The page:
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ICC to probe Myanmar over Rohingya

September 19, 2018

The International Criminal Court has launched a preliminary investigation into Myanmar's alleged crimes against Rohingya Muslims. A UN team has called for top generals to be prosecuted for genocide.

Rohingya refugees carrying their belongings
Image: picture-alliance/dpa/B. Armangue

The International Criminal Court (ICC) has launched a preliminary probe into the mass deportation of Rohingya Muslims from Myanmar to Bangladesh.

The Hague-based court's preliminary examination will gather more evidence before deciding whether to launch a full investigation.

Read more: Will Myanmar generals face ICC justice?

Chief Prosecutor Fatou Bensouda said in a statement and video on Tuesday that she would examine reports of "alleged coercive acts having resulted in the forced displacement of the Rohingya people, including deprivation of fundamental rights, killing, sexual violence, enforced disappearance, destruction and looting." 

Myanmar's military has been accused of a brutal crackdown on Rohingya in Rakhine state that has sent more than 700,000 people fleeing to neighboring Bangladesh since August 2017.

The decision to conduct a preliminary examination comes two weeks after judges at the court gave Bensouda permission to investigate Myanmar even though it is not a party to the Rome Statute, which established the ICC. Judges ruled Myanmar could be investigated because the case involves a border crossing from one state not an adherent to the court, Myanmar, to one that is, Bangladesh.

'Total disregard for civilian life': UN

Bensouda's announcement came as UN investigators released a report reiterating earlier accusations that Myanmar's military may be responsible for "genocide" and other crimes against the stateless Rohingya.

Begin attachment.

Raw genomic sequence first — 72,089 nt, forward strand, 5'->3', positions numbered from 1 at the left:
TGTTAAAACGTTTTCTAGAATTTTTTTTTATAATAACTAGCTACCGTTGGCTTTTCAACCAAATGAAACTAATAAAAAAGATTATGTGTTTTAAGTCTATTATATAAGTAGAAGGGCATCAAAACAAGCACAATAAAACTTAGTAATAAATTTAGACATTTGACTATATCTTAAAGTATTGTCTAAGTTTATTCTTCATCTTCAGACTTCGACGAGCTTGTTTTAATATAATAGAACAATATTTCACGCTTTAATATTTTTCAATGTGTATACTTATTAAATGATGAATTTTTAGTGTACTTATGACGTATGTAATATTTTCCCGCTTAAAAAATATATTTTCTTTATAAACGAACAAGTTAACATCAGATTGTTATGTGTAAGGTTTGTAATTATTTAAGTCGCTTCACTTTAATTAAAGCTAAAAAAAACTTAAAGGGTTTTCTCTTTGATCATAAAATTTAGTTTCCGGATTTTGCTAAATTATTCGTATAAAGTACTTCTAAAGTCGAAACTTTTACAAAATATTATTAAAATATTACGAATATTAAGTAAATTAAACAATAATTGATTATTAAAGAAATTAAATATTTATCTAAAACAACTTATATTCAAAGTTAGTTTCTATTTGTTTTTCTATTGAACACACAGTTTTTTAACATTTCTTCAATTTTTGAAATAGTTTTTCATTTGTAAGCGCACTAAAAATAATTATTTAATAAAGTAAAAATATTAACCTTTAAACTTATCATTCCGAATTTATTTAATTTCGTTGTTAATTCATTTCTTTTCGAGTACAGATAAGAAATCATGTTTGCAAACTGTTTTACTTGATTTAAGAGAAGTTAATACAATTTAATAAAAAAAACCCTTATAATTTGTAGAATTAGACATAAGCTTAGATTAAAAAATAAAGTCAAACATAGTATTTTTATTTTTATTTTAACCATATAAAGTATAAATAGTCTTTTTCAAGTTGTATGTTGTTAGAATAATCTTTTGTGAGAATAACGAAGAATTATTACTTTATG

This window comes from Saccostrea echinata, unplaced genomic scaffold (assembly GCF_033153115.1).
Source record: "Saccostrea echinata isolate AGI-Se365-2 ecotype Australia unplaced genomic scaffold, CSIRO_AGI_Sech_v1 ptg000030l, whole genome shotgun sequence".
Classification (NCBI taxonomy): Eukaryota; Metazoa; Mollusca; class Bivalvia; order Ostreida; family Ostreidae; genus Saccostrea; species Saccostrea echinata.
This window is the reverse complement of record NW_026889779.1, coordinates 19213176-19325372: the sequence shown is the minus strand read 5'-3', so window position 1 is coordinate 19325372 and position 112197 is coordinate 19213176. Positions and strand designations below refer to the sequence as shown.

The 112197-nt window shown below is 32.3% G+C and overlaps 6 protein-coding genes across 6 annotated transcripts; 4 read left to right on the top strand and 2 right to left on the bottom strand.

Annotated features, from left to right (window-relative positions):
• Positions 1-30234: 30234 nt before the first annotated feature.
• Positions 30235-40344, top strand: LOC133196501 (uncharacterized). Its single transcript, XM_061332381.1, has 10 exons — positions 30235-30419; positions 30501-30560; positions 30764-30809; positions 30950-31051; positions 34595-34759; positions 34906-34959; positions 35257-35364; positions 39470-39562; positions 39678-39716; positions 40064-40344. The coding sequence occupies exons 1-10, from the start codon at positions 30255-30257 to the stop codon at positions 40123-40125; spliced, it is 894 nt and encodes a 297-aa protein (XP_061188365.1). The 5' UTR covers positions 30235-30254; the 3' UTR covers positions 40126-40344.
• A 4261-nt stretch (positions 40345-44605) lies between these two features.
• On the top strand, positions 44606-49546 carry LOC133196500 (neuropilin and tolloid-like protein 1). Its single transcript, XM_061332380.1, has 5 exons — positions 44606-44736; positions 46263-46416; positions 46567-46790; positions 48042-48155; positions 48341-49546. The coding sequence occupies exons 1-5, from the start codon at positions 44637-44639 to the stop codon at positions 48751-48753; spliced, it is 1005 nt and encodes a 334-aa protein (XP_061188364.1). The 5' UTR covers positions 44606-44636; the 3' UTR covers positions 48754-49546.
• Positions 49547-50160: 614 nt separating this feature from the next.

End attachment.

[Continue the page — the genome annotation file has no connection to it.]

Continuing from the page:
"It is hard to fathom the level of brutality of Tatmadaw operations, its total disregard for civilian life," Marzuki Darusman, the head of the UN fact-finding mission, told the UN Human Rights Council, referring to the nation's military.

Read more: Myanmar military top brass involved in Rohingya atrocities: Amnesty International

Darusman provided horrible details of massacres, looting and arson of villages, rape and torture allegedly committed by Myanmar security forces in Rakhine state.

The UN investigators said the military's response to Rohingya insurgents who raided a border post last year has been "consistently and grossly disproportionate to actual security threats."

A single structure is left standing in a torched Rohingya village
An aerial view from September 2017 shows a burned Rohingya village near Maungdaw, in northern Rakhine stateImage: Reuters/S. Z. Tun

Myanmar has called the report "one-sided" and "flawed."

Myanmar recently emerged from nearly a half-century of complete military rule with democratic elections that saw Aung San Suu Kyi become the nominal leader.

The international reputation of the Nobel Peace Prize winner has been tarnished over her failure to condemn the military, which still maintains a tight grip on politics, the economy and security.

The UN team said there could be no real democratic transition in Myanmar unless the military steps away from politics and the economy.

cw/cmk (AFP, AP, dpa)

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